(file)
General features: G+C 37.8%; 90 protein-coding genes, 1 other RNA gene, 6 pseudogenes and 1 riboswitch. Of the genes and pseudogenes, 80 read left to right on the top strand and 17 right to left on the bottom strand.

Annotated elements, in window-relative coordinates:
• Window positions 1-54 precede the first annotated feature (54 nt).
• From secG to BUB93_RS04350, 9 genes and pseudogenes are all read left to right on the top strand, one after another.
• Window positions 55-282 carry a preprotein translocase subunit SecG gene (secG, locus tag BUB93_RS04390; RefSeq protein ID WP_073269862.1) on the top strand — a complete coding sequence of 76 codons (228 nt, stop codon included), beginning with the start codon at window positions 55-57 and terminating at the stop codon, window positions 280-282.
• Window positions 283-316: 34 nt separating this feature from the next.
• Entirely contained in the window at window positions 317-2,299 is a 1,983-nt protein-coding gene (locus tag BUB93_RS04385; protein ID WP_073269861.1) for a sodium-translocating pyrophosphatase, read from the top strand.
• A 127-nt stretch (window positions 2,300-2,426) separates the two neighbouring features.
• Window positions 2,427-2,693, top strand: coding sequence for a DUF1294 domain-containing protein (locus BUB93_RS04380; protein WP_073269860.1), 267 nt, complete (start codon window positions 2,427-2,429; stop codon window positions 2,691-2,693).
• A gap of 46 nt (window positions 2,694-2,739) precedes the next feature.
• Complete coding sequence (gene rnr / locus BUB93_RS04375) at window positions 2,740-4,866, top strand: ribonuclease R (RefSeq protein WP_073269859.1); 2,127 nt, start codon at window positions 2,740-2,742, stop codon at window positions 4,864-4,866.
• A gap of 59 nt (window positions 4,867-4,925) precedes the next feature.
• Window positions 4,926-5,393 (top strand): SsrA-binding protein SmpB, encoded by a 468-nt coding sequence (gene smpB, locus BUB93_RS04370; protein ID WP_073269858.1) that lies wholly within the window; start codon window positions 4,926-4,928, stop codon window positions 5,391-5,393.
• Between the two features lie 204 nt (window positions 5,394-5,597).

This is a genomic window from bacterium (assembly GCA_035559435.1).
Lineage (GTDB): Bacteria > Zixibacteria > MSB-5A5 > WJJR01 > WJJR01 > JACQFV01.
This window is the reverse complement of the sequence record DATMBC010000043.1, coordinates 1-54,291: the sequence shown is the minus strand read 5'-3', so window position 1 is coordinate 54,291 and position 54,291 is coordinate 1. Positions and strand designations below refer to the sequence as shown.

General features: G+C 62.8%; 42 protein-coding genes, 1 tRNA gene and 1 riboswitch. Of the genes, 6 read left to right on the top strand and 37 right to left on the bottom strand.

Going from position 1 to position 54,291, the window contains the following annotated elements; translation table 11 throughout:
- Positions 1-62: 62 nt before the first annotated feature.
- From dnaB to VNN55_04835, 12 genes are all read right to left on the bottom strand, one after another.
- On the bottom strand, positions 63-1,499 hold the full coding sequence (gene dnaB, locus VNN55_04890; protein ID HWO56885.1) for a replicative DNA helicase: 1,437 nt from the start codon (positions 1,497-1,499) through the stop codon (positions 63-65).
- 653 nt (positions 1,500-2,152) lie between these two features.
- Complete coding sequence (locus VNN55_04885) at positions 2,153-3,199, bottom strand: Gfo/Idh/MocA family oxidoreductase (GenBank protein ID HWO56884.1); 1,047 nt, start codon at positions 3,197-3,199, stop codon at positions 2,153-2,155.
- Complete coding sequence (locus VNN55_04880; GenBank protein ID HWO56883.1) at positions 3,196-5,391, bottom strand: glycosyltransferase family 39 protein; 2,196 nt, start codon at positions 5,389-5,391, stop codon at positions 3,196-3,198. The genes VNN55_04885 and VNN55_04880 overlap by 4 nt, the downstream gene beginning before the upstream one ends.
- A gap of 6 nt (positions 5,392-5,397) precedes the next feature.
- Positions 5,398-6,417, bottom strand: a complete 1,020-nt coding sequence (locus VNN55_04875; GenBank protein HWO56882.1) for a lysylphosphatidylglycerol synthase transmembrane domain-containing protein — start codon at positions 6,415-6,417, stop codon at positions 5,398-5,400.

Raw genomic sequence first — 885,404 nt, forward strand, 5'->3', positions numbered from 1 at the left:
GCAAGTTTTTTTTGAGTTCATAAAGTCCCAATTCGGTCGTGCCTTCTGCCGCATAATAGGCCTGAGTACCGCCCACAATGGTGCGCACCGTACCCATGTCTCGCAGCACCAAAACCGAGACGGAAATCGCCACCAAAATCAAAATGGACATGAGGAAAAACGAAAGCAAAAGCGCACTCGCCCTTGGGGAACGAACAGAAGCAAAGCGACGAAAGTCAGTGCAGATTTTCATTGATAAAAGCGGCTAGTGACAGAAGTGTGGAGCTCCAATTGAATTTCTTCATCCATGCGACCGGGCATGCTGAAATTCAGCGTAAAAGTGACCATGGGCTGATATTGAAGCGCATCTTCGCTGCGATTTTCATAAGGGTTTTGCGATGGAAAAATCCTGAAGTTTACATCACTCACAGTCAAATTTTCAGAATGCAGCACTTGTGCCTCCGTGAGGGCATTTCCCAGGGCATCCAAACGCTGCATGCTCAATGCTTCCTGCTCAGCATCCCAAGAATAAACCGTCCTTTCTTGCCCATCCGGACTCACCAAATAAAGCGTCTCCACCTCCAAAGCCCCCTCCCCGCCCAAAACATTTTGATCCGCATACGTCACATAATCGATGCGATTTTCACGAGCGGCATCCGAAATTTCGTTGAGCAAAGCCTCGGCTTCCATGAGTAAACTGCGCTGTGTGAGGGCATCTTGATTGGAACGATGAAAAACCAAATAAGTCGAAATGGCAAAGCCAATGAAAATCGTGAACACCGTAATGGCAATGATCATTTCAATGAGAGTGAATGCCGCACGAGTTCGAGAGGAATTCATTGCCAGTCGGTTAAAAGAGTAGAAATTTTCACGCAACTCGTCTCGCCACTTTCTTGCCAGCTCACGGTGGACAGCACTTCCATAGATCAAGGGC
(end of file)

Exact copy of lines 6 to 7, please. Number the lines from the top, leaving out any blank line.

• Window positions 283-316: 34 nt separating this feature from the next.
• Entirely contained in the window at window positions 317-2,299 is a 1,983-nt protein-coding gene (locus tag BUB93_RS04385; protein ID WP_073269861.1) for a sodium-translocating pyrophosphatase, read from the top strand.